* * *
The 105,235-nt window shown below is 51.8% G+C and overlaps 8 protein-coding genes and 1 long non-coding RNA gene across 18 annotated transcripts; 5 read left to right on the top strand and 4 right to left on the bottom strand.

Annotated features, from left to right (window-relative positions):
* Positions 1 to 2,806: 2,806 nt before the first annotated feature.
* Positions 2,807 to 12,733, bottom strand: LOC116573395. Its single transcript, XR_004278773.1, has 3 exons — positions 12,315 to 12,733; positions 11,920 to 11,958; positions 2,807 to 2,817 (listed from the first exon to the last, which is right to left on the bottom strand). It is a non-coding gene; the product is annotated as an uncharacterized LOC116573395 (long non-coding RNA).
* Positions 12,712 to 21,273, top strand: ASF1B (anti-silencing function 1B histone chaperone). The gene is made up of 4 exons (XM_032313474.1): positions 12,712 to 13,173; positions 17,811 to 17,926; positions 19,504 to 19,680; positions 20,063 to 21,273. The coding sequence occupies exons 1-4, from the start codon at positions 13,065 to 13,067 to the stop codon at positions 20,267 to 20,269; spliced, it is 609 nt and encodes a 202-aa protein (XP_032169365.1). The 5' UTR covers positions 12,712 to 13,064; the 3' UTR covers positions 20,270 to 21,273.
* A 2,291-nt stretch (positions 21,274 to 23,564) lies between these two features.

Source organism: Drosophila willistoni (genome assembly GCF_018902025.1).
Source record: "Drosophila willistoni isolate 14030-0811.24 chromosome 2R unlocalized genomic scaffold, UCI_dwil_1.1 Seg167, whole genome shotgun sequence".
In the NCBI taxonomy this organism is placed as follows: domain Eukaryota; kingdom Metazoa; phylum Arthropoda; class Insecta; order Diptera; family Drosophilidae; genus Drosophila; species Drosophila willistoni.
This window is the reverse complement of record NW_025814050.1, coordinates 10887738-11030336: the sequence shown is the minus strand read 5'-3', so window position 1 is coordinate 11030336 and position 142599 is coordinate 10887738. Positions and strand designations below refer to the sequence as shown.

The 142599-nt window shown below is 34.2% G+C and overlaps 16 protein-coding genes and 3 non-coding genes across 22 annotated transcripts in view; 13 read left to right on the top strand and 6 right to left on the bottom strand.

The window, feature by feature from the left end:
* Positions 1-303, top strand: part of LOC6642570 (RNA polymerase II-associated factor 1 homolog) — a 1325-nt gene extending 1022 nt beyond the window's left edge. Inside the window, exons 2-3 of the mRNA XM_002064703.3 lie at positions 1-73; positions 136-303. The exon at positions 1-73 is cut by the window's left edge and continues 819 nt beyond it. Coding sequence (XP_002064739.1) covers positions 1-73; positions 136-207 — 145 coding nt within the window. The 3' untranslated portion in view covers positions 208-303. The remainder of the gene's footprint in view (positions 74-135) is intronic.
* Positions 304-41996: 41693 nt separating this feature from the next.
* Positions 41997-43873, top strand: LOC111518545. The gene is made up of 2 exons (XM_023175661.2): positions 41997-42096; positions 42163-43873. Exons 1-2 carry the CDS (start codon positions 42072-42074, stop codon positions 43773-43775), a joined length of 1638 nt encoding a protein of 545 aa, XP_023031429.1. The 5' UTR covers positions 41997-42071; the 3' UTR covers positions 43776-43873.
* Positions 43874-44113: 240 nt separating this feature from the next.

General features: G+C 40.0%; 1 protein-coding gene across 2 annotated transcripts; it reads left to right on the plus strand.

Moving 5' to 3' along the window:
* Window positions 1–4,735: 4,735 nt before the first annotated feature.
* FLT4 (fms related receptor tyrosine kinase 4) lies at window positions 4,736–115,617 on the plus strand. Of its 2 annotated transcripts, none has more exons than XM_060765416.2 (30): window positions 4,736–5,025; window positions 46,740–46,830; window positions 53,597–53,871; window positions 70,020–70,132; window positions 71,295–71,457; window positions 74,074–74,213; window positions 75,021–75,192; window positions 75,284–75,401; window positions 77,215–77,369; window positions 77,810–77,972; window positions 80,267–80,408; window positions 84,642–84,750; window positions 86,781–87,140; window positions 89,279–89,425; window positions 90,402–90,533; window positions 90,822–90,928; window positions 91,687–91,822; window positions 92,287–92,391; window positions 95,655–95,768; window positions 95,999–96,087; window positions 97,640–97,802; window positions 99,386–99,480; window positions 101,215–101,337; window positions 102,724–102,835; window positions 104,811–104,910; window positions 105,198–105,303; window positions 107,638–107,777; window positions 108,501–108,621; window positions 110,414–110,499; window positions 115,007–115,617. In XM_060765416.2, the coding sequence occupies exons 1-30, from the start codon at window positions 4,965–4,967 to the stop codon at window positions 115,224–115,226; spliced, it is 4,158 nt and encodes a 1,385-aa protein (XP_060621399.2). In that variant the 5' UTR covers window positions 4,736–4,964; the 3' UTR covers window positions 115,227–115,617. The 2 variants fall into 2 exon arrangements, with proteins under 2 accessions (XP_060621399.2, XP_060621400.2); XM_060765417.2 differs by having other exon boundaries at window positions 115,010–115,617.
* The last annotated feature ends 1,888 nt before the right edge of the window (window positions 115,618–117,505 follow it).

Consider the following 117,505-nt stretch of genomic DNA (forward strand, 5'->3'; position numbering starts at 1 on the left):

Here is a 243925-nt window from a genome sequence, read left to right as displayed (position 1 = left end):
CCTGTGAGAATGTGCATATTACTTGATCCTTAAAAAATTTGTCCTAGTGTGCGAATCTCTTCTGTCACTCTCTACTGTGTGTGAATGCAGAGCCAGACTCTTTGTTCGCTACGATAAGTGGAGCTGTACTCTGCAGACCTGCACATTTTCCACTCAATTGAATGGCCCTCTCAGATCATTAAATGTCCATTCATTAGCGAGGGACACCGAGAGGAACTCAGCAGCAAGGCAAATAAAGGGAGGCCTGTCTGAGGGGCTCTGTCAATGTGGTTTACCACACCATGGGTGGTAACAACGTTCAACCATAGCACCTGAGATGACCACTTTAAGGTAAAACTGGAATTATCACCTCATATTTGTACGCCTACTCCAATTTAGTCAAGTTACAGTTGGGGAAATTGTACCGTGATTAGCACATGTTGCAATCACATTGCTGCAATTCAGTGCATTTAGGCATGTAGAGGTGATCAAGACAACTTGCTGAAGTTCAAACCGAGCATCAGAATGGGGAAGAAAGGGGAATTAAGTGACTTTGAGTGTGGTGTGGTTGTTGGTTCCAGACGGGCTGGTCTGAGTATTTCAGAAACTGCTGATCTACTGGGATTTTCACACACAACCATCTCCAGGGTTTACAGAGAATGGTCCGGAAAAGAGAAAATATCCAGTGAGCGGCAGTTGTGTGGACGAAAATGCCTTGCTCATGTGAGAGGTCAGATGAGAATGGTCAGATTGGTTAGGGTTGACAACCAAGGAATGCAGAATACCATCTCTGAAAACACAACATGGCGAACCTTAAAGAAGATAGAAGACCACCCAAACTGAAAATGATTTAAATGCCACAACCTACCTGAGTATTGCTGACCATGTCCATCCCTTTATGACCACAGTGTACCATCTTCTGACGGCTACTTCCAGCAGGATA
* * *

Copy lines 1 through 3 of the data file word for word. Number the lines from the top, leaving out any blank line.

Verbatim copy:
The 105,235-nt window shown below is 51.8% G+C and overlaps 8 protein-coding genes and 1 long non-coding RNA gene across 18 annotated transcripts; 5 read left to right on the top strand and 4 right to left on the bottom strand.

Annotated features, from left to right (window-relative positions):
* Positions 1 to 2,806: 2,806 nt before the first annotated feature.